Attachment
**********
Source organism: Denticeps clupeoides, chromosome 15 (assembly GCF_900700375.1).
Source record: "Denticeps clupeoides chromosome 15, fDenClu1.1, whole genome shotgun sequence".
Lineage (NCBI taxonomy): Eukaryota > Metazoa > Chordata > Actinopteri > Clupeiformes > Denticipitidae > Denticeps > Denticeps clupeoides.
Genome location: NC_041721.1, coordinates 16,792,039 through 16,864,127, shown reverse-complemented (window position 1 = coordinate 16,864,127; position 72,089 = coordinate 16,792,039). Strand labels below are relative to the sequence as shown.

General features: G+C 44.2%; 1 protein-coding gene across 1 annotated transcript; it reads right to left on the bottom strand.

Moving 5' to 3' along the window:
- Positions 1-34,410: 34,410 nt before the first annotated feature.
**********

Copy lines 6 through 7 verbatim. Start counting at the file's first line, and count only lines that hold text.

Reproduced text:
Moving 5' to 3' along the window:
- Positions 1-34,410: 34,410 nt before the first annotated feature.